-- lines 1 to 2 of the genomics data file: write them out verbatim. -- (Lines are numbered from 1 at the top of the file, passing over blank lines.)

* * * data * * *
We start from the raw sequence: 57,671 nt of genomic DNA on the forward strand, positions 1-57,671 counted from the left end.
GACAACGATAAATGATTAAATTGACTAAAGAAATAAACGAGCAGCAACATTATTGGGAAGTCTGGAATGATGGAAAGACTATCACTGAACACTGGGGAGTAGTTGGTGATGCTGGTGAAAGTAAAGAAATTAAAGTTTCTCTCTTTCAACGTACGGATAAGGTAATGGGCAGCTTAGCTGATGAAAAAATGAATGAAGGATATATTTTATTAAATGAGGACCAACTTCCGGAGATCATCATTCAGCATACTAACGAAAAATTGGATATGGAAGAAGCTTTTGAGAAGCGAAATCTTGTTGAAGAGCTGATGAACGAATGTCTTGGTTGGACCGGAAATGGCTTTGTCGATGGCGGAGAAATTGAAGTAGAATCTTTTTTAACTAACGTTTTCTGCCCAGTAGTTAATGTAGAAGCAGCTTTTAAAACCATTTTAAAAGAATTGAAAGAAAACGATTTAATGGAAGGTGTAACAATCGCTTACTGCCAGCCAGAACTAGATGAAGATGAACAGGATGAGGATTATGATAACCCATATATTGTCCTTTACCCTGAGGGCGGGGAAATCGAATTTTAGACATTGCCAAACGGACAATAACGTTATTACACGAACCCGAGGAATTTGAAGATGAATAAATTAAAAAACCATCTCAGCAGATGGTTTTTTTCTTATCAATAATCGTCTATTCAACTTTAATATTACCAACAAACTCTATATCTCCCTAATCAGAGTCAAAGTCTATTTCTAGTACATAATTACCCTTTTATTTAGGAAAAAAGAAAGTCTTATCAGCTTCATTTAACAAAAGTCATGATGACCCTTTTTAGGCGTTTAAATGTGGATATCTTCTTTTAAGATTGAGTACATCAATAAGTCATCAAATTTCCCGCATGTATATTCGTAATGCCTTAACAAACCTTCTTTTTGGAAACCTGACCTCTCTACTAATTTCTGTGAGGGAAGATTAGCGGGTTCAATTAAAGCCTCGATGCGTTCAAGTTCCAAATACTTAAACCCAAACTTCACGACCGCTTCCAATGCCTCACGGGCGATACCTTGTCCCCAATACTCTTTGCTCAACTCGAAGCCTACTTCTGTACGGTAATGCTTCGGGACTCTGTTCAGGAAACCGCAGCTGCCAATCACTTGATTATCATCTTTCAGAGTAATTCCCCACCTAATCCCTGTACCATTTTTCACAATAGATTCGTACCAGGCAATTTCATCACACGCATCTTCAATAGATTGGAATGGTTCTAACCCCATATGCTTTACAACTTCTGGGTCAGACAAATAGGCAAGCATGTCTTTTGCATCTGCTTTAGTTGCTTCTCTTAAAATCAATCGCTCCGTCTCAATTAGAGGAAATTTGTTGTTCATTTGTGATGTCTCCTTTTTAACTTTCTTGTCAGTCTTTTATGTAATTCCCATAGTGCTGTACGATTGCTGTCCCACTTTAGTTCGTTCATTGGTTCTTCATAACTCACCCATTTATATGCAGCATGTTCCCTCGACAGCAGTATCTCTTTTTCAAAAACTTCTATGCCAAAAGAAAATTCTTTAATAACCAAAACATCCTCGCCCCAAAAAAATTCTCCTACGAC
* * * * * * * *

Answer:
We start from the raw sequence: 57,671 nt of genomic DNA on the forward strand, positions 1-57,671 counted from the left end.
GACAACGATAAATGATTAAATTGACTAAAGAAATAAACGAGCAGCAACATTATTGGGAAGTCTGGAATGATGGAAAGACTATCACTGAACACTGGGGAGTAGTTGGTGATGCTGGTGAAAGTAAAGAAATTAAAGTTTCTCTCTTTCAACGTACGGATAAGGTAATGGGCAGCTTAGCTGATGAAAAAATGAATGAAGGATATATTTTATTAAATGAGGACCAACTTCCGGAGATCATCATTCAGCATACTAACGAAAAATTGGATATGGAAGAAGCTTTTGAGAAGCGAAATCTTGTTGAAGAGCTGATGAACGAATGTCTTGGTTGGACCGGAAATGGCTTTGTCGATGGCGGAGAAATTGAAGTAGAATCTTTTTTAACTAACGTTTTCTGCCCAGTAGTTAATGTAGAAGCAGCTTTTAAAACCATTTTAAAAGAATTGAAAGAAAACGATTTAATGGAAGGTGTAACAATCGCTTACTGCCAGCCAGAACTAGATGAAGATGAACAGGATGAGGATTATGATAACCCATATATTGTCCTTTACCCTGAGGGCGGGGAAATCGAATTTTAGACATTGCCAAACGGACAATAACGTTATTACACGAACCCGAGGAATTTGAAGATGAATAAATTAAAAAACCATCTCAGCAGATGGTTTTTTTCTTATCAATAATCGTCTATTCAACTTTAATATTACCAACAAACTCTATATCTCCCTAATCAGAGTCAAAGTCTATTTCTAGTACATAATTACCCTTTTATTTAGGAAAAAAGAAAGTCTTATCAGCTTCATTTAACAAAAGTCATGATGACCCTTTTTAGGCGTTTAAATGTGGATATCTTCTTTTAAGATTGAGTACATCAATAAGTCATCAAATTTCCCGCATGTATATTCGTAATGCCTTAACAAACCTTCTTTTTGGAAACCTGACCTCTCTACTAATTTCTGTGAGGGAAGATTAGCGGGTTCAATTAAAGCCTCGATGCGTTCAAGTTCCAAATACTTAAACCCAAACTTCACGACCGCTTCCAATGCCTCACGGGCGATACCTTGTCCCCAATACTCTTTGCTCAACTCGAAGCCTACTTCTGTACGGTAATGCTTCGGGACTCTGTTCAGGAAACCGCAGCTGCCAATCACTTGATTATCATCTTTCAGAGTAATTCCCCACCTAATCCCTGTACCATTTTTCACAATAGATTCGTACCAGGCAATTTCATCACACGCATCTTCAATAGATTGGAATGGTTCTAACCCCATATGCTTTACAACTTCTGGGTCAGACAAATAGGCAAGCATGTCTTTTGCATCTGCTTTAGTTGCTTCTCTTAAAATCAATCGCTCCGTCTCAATTAGAGGAAATTTGTTGTTCATTTGTGATGTCTCCTTTTTAACTTTCTTGTCAGTCTTTTATGTAATTCCCATAGTGCTGTACGATTGCTGTCCCACTTTAGTTCGTTCATTGGTTCTTCATAACTCACCCATTTATATGCAGCATGTTCCCTCGACAGCAGTATCTCTTTTTCAAAAACTTCTATGCCAAAAGAAAATTCTTTAATAACCAAAACATCCTCGCCCCAAAAAAATTCTCCTACGAC